the longitudinal dimensions of the at least two J-shaped clips extend along a horizontal dimension of the plurality of insulation panels;
the longitudinal dimension of the at least one I-shaped snap-fit clip extends along a vertical dimension of the plurality of insulation panels;
the trough portion of one of the at least two J-shaped clips is provided on a bottom portion of the plurality of insulation panels and the trough portion of another one of the at least two J-shaped clips is provided on a top portion of the plurality of insulation panels as opposing trough portions;
the at least one I-shaped snap-fit clip having a first and second end, wherein the first and second end of the at least one I-shaped snap-fit clip extend vertically into the opposing trough portions of the at least two J-shaped clips;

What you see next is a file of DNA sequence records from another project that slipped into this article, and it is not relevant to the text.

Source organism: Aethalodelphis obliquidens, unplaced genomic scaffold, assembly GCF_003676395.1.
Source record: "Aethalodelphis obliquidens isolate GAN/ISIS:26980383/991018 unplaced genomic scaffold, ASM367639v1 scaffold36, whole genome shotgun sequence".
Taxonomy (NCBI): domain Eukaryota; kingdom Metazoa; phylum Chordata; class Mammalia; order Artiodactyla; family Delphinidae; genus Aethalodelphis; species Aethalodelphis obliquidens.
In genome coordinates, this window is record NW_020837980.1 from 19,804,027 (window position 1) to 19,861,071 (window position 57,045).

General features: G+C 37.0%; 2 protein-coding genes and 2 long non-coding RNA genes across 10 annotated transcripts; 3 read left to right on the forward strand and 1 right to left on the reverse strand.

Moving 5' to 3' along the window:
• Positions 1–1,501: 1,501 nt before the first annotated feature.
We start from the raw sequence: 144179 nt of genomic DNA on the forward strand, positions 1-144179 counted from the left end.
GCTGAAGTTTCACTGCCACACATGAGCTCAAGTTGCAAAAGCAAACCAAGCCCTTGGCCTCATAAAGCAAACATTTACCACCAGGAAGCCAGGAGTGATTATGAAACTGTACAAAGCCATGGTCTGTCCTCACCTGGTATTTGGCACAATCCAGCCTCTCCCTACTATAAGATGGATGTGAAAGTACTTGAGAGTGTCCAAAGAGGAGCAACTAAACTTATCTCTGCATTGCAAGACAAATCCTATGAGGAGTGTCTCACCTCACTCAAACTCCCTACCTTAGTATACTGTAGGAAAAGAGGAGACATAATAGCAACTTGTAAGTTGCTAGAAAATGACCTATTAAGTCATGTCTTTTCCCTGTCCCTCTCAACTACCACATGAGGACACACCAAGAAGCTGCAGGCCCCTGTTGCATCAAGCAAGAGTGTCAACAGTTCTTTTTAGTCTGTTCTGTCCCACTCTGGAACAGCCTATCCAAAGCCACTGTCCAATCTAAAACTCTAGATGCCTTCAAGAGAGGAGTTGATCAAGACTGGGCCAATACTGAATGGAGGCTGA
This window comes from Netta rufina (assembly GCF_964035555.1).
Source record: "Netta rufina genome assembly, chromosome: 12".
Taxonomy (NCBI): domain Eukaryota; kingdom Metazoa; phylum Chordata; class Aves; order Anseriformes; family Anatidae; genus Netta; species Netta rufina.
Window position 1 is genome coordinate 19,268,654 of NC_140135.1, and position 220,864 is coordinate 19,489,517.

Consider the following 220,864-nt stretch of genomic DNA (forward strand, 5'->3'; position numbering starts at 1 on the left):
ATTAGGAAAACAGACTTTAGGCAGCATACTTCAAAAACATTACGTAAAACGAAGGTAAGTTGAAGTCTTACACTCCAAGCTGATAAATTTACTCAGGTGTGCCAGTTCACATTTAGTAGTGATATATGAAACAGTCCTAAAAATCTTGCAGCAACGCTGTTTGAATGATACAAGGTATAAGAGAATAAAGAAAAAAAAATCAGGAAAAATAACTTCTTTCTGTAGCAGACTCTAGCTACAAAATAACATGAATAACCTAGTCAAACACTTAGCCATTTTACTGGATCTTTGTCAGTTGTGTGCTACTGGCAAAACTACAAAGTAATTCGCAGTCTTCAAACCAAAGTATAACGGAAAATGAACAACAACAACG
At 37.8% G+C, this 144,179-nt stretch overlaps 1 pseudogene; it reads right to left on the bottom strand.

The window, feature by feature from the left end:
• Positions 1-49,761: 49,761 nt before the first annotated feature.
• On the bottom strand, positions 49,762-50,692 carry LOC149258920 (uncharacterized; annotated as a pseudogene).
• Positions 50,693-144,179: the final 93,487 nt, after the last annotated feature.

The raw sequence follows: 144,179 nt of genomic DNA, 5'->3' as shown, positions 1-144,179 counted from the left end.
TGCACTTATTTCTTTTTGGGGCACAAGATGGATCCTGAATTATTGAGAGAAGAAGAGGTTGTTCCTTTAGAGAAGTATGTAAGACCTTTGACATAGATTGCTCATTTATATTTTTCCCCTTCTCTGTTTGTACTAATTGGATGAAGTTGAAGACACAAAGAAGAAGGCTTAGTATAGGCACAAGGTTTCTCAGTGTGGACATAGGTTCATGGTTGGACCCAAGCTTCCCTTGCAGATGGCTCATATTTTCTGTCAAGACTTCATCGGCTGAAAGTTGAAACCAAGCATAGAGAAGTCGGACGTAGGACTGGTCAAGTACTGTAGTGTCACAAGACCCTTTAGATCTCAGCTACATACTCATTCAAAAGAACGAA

a side portion of one of the plurality of insulation panels is provided within one of the two retention portions of the at least one I-shaped snap-fit clip;
the plurality of insulation panels have major surfaces parallel to a surface of the wall;
the co-extruded seals of the at least one I-shaped snap-fit clip engage the major faces of the plurality of insulation panels; and
the co-extruded seal of the at least two J-shaped clips engages the major faces of the plurality insulation panels.

2. The insulated wall assembly of claim 1, wherein the at least two J-shaped clips is are of unitary construction.

3. The insulated wall assembly of claim 1, wherein the wall-engaging portions of the at least two J-shaped clips and the at least one I-shaped snap-fit clip are elongate relative to the two retention portions of the at least one I-shaped snap-fit clip, defining an attachment-receiving tab such that a substantially outward-facing normal projection from a surface on said attachment-receiving tab does not intersect said wall.